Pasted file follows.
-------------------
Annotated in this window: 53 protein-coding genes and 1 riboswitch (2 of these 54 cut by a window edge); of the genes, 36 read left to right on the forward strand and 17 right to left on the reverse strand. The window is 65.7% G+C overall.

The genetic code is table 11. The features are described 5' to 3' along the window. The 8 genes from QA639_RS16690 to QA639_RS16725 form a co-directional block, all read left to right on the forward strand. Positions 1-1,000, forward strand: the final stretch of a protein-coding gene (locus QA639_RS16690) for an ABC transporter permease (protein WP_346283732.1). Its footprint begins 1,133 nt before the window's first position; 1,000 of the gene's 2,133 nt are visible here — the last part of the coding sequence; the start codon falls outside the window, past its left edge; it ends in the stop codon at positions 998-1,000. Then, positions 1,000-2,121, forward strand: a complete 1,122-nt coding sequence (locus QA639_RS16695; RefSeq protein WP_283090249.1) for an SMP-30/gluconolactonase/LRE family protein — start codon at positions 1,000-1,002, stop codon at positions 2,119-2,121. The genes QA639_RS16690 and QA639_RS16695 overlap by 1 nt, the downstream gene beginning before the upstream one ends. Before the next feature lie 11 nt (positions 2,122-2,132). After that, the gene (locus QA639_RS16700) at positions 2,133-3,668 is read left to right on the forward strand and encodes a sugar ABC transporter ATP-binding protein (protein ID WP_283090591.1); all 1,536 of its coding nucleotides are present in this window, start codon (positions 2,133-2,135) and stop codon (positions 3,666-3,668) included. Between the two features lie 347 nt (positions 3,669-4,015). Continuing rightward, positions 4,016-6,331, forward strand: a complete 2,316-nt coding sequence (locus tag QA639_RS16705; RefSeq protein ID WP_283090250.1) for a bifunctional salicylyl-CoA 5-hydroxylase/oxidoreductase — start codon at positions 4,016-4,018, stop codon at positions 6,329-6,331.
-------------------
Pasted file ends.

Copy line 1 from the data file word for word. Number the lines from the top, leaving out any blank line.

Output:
Annotated in this window: 53 protein-coding genes and 1 riboswitch (2 of these 54 cut by a window edge); of the genes, 36 read left to right on the forward strand and 17 right to left on the reverse strand. The window is 65.7% G+C overall.